I have little love and less trust for the current Iranian regime, but Iranian internal affairs are just that. Meanwhile, the notion that Iran is pursuing an aggressive foreign policy that would justify making their business our business is not something any one ever bothers to provide evidence for. It’s an assumption, a default, a prior, even an axiom, and has to be something of that sort since what you can’t argue to, you have to argue from. The historical record, which is publicly available after all, is a story of an Iran endlessly on the defensive against the machinations of the Russians, the Brits, the Americans, the Iraqis, the Israelis, and the Sunnis.

Tuesday, October 29, 2013

Stubborn Facts

Gene Sperling, director of the White House’s National Economic Council, got in some hot water over the weekend for suggesting that entitlement cuts were on the table in a budget deal. He’s walked back his remarks since and, to be fair, it’s always hard to figure out what Sperling means. On the other hand, for several years his boss has snuck plugs for cutting benefits into any number of speeches, even Convention stem winders where they never fail to break the rhetorical momentum. It’s hardly unreasonable to assume that the administration not only buys into Centrist commonsense on this issue, but thinks that it’s worth alienating the Democratic base to try to act on it. If that’s true, Obama and his people have a lot of company, much of it not on the right. The necessity of reigning in Social Security and Medicare is always treated as something all reasonable people agree about by the reporters and talking heads of CNN and the Washington Post and other moderate media outlets.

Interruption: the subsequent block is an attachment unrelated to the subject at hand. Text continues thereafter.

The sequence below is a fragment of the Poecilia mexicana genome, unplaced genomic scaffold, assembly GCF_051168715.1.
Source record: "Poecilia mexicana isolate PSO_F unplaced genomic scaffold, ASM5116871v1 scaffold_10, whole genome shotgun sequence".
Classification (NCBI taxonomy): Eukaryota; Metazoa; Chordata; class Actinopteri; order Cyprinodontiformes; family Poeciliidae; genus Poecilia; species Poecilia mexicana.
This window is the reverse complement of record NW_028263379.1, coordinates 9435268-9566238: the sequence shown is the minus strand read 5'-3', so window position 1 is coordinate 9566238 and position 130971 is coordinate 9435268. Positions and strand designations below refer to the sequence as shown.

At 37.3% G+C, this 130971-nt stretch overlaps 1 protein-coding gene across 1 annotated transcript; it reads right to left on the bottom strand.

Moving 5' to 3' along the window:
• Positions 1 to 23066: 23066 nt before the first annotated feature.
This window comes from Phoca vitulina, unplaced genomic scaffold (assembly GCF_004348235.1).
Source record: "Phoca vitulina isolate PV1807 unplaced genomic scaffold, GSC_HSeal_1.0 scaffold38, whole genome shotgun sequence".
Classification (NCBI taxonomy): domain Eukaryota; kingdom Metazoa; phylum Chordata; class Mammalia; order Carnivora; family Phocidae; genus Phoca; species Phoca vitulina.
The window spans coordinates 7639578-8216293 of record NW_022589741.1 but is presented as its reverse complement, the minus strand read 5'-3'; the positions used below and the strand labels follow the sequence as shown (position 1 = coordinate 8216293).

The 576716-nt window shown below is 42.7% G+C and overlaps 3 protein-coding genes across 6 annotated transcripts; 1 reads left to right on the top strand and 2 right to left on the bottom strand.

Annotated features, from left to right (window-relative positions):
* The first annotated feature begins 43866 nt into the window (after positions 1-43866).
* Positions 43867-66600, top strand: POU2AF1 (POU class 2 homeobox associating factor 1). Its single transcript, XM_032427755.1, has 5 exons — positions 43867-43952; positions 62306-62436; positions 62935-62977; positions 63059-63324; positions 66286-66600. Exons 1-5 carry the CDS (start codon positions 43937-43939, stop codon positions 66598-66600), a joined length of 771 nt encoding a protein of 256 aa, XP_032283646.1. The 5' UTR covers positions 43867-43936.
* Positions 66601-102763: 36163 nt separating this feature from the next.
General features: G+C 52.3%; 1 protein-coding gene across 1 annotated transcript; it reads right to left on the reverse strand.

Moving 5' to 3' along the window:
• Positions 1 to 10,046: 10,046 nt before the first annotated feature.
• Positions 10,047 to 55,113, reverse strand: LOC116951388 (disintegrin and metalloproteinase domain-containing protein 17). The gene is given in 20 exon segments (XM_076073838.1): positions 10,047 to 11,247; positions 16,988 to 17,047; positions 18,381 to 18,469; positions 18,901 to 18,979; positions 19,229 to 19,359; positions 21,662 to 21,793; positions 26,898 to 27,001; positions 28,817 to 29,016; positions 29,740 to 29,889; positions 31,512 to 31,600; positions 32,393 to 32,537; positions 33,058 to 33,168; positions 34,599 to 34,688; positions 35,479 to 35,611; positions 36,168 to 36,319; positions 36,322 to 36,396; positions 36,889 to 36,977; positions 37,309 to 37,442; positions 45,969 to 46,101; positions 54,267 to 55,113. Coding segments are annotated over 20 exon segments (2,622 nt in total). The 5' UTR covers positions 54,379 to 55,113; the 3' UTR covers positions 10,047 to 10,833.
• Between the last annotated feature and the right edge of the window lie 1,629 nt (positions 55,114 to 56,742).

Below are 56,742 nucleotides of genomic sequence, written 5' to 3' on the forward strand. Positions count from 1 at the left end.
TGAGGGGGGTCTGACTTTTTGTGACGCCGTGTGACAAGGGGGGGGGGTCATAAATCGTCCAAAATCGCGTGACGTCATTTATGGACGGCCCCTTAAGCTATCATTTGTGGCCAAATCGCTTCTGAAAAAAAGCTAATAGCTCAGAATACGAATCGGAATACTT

If economics were a science like physics or astronomy or biology, it could be that the imperative need to cut entitlements was a natural fact like heliocentrism or the evolution of living things that only schizophrenics, hayseeds, and religious fanatics still dispute. Economics, however, has an irreducible normative component. You can’t define good policy without stating, or more often, implying but carefully not saying, for whom the policy is good. It is this issue upon which the desirability of entitlement cuts depends, not some fact of nature or mathematical theorem. The arithmetic becomes relevant on the other side of the political question of who matters. So what does seem to be true is this: we can't maintain and increase the current high levels of income and wealth inequality without cutting entitlement benefits. If the government of the United States were conducted on the basis of promoting the general good, on the other hand, one would come to very different conclusions about entitlements. There is no serious problem with Social Security—nobody should have to live on cat food because of Alan Simpson’s innumeracy— and what gets featured as a problem with Medicare is really a problem with an absurd health care system that costs far more than it has to.